Donna Campbell : Texas lawmaker proposes 'license to discriminate' against LGBT
Donna Campbell : Texas lawmaker proposes 'license to discriminate' against LGBT

Donna Campbell : Texas lawmaker proposes ‘license to discriminate’ against LGBT

A Texas Republican senator introduced a measure Monday that would allow businesses and services to openly discriminate against LGBT people on the basis of religious beliefs, Lone Star Q reports.

The proposal, issued by Sen. Donna Campbell (R), would strengthen “existing protections for the ‘right to act or refuse to act in a manner motivated by a sincerely held religious belief.’”

Proposals of a similar nature were ultimately struck down in Kansas, North Carolina, South Dakota, Arizona, and Oregon. And this isn’t the first time Campbell has tried to pass discriminatory legislation; she tried to get a similar proposal through the state government last year, too.

But as Texas Monthly reported, it was met with some somewhat odd resistance, even from those who hold the same extreme right-wing beliefs as Campbell. Joe Pojman, executive director of the Texas Alliance for Life, said in a meeting over the resolution in 2013 that his group opposed her resolution because they were afraid “abortion would become a religious right and taxpayers would be forced to pay for abortions.”

Supporters of Campbell’s proposal, of course, have played the “war on Christians” card as justification for what is being called a “license to discriminate” by its detractors.

“There is a war raging in our country right now that threatens to eradicate religious freedoms,” said Jeff Mateer, general counsel for the conservative Liberty Institute last year. “The hostility against religious liberty has reached an all-time high. The attacks are increasing, and they are unprecedented.”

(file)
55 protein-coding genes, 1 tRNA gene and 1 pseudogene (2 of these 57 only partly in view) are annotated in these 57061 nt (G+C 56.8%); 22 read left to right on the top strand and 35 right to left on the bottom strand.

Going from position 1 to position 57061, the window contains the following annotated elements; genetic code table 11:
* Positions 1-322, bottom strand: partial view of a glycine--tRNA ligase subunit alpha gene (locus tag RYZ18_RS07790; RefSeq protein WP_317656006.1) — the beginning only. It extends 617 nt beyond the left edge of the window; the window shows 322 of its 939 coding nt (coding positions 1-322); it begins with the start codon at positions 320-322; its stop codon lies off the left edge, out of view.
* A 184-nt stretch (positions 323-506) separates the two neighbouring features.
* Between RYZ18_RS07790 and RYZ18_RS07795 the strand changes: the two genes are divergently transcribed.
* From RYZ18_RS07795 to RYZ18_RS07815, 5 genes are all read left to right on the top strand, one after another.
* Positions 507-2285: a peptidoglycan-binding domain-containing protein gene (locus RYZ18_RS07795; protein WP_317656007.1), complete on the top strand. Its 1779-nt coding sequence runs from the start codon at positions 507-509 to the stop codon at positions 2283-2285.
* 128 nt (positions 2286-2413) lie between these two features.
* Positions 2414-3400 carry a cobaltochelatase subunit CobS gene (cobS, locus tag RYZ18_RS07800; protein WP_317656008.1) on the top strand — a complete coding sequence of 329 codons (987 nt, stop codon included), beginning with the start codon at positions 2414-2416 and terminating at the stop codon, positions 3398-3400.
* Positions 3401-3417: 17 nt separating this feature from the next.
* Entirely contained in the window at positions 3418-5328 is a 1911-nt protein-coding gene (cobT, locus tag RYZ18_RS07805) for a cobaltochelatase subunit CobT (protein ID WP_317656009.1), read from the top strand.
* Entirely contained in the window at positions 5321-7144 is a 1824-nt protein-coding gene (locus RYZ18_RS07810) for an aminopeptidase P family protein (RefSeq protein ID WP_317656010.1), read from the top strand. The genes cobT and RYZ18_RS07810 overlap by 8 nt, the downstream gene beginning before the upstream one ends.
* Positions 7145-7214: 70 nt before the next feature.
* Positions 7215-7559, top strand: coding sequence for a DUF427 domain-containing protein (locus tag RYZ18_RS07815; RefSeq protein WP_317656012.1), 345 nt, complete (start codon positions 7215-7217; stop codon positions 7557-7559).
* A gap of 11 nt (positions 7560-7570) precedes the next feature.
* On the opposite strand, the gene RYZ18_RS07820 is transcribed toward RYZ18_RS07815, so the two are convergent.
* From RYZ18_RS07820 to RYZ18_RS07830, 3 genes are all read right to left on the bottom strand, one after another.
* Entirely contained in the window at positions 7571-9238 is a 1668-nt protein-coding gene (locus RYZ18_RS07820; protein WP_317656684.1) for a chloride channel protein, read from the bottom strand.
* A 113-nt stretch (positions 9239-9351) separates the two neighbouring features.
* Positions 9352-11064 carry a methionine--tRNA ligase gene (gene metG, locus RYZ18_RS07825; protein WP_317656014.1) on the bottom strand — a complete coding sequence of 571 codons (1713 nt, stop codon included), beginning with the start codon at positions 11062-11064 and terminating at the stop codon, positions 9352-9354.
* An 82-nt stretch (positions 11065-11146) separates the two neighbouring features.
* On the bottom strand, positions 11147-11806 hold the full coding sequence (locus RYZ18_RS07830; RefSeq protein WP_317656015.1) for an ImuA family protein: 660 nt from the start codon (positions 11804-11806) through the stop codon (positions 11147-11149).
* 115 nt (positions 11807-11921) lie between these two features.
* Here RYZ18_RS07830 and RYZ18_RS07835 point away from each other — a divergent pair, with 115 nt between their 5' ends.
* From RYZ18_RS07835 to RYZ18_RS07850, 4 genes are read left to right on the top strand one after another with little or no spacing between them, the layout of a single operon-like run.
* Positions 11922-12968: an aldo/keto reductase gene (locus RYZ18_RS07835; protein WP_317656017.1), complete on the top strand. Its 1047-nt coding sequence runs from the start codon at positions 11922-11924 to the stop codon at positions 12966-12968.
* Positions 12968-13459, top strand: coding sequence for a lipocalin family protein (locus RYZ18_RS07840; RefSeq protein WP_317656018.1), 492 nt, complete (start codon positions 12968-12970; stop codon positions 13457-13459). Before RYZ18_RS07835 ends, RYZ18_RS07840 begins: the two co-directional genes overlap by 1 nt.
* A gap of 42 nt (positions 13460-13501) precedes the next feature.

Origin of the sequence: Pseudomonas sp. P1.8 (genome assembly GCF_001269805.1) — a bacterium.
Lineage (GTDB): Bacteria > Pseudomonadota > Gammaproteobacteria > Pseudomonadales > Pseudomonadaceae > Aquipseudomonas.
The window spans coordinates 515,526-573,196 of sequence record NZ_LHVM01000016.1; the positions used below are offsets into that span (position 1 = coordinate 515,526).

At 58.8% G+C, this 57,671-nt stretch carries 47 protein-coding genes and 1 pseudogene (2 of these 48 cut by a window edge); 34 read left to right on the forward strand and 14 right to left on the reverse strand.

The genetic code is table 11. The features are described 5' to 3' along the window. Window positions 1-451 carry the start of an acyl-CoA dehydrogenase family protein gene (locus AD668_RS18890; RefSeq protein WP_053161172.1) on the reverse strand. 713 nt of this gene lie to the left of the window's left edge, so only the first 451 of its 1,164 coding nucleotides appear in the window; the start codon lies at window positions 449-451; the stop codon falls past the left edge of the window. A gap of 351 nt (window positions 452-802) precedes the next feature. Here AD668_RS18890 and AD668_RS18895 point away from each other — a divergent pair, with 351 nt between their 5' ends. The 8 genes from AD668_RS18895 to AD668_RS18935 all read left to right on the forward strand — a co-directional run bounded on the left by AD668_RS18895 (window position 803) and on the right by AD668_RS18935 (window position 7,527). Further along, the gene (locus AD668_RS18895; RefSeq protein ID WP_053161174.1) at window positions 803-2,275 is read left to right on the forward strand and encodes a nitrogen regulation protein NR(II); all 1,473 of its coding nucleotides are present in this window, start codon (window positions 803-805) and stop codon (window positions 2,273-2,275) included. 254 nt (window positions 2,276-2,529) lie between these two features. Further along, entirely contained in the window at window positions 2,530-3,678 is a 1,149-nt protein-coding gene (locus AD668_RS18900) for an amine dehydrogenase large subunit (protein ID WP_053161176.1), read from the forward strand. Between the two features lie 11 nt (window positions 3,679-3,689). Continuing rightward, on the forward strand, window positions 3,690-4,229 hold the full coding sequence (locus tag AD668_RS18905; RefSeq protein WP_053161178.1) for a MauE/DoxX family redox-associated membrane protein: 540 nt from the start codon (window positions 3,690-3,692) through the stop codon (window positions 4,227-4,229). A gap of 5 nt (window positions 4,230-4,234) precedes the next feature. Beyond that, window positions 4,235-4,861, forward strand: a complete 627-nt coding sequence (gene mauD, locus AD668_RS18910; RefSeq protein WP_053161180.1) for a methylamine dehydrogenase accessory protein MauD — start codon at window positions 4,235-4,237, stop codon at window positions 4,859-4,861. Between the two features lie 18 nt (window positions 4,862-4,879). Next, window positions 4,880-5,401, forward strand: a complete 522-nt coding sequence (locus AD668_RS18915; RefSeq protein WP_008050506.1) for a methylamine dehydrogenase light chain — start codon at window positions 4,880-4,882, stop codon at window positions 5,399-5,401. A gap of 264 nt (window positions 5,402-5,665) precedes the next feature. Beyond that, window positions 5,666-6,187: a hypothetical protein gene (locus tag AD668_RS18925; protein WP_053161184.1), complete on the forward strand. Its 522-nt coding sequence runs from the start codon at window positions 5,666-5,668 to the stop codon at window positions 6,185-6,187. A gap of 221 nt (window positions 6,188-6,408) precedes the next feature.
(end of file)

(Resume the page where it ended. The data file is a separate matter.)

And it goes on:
They are also imaginary. The beauty of the US Constitution is that it grants all Americans religious freedom, as long as those religious beliefs do not 1) influence the actions of the government, and 2) infringe upon the rights of others, which Campbell’s proposal clearly would.

Any rational person can see that Campbell’s plan is simply another attempt by the GOP to use religious freedom as a guise to discriminate against anyone they don’t like, which is everyone who isn’t white, heterosexual, and Christian. But like they say, everything is bigger in Texas, including hate.


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    1. I normally do not respond to reports but I must make a statement in this case. If a person chooses to be gay that is their choice. If a person chooses to be Christian that is their choice. Neither should be allow to FORCE the other to do what they want. Gay people have been sueing Christians over petty issue, like baking them a gay decorated cake or take their pictures while the Christian photograhy must watch and film their gay actions. This is clearly infringing upon the rights of the Christian to force them to do something that is against their fundimental beliefs. If gays want a cake decorated let the Christian decorate it like any normal wedding cake and they can purchase their gay figrines separate. Then both are able to do as they please without stepping on the toes of the other. It would be well for our nation if people would think first of their neighbor and then seek their own happiness by means of compromise rather than force. Whichever side is forcing the issue is showing a sign of self-centered agression.

      • I understand where you are coming from, however you don’t choose to be gay. You can choose to come out of the closet. However, the claim of someone from the LGBT community suing someone over a petty issue isn’t very common. However, a lawsuit/law regarding Christians against the LGBT community is typically more predominant. It’s not usually regarding not having same-sex figurines, but the refusal to even decorate it as a regular cake. Both sides are at fault, that’s what the problem in life is. No matter which side I would stand for, I’ll have someone angered with me. I am truly not trying to come off as harsh or narrow minded, I really don’t. If I did, I’m sorry.

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